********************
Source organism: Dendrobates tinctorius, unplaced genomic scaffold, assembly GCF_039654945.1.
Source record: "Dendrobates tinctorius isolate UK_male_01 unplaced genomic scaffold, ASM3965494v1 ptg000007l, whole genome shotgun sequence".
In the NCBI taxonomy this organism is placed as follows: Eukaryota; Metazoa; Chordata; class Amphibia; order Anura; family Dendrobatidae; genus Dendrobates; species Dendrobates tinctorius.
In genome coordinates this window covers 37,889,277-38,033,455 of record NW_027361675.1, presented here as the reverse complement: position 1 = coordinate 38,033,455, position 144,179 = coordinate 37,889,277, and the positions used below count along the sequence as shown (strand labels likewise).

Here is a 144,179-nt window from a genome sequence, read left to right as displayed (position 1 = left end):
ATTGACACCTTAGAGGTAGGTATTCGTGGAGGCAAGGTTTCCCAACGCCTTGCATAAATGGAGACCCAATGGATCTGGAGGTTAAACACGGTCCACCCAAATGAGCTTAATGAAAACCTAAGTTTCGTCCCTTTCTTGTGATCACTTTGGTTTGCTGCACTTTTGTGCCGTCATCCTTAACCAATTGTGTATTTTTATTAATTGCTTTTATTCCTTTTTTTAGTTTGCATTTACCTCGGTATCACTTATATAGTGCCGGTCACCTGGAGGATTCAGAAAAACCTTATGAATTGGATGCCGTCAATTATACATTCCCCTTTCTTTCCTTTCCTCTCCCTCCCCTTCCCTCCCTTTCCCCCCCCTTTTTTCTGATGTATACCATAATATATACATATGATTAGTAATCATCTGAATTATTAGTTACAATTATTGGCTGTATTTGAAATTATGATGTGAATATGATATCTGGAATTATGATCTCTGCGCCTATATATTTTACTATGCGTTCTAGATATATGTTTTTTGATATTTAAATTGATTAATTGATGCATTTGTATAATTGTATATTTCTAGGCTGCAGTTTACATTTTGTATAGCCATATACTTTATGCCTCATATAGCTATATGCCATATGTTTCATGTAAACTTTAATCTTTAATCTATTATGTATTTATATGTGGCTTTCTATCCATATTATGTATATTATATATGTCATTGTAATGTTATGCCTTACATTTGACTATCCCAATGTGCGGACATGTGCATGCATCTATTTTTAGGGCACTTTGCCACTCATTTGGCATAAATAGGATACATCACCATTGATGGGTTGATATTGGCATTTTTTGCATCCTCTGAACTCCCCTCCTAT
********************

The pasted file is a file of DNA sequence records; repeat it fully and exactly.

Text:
Source organism: Dendrobates tinctorius, unplaced genomic scaffold, assembly GCF_039654945.1.
Source record: "Dendrobates tinctorius isolate UK_male_01 unplaced genomic scaffold, ASM3965494v1 ptg000007l, whole genome shotgun sequence".
In the NCBI taxonomy this organism is placed as follows: Eukaryota; Metazoa; Chordata; class Amphibia; order Anura; family Dendrobatidae; genus Dendrobates; species Dendrobates tinctorius.
In genome coordinates this window covers 37,889,277-38,033,455 of record NW_027361675.1, presented here as the reverse complement: position 1 = coordinate 38,033,455, position 144,179 = coordinate 37,889,277, and the positions used below count along the sequence as shown (strand labels likewise).

Here is a 144,179-nt window from a genome sequence, read left to right as displayed (position 1 = left end):
ATTGACACCTTAGAGGTAGGTATTCGTGGAGGCAAGGTTTCCCAACGCCTTGCATAAATGGAGACCCAATGGATCTGGAGGTTAAACACGGTCCACCCAAATGAGCTTAATGAAAACCTAAGTTTCGTCCCTTTCTTGTGATCACTTTGGTTTGCTGCACTTTTGTGCCGTCATCCTTAACCAATTGTGTATTTTTATTAATTGCTTTTATTCCTTTTTTTAGTTTGCATTTACCTCGGTATCACTTATATAGTGCCGGTCACCTGGAGGATTCAGAAAAACCTTATGAATTGGATGCCGTCAATTATACATTCCCCTTTCTTTCCTTTCCTCTCCCTCCCCTTCCCTCCCTTTCCCCCCCCTTTTTTCTGATGTATACCATAATATATACATATGATTAGTAATCATCTGAATTATTAGTTACAATTATTGGCTGTATTTGAAATTATGATGTGAATATGATATCTGGAATTATGATCTCTGCGCCTATATATTTTACTATGCGTTCTAGATATATGTTTTTTGATATTTAAATTGATTAATTGATGCATTTGTATAATTGTATATTTCTAGGCTGCAGTTTACATTTTGTATAGCCATATACTTTATGCCTCATATAGCTATATGCCATATGTTTCATGTAAACTTTAATCTTTAATCTATTATGTATTTATATGTGGCTTTCTATCCATATTATGTATATTATATATGTCATTGTAATGTTATGCCTTACATTTGACTATCCCAATGTGCGGACATGTGCATGCATCTATTTTTAGGGCACTTTGCCACTCATTTGGCATAAATAGGATACATCACCATTGATGGGTTGATATTGGCATTTTTTGCATCCTCTGAACTCCCCTCCTAT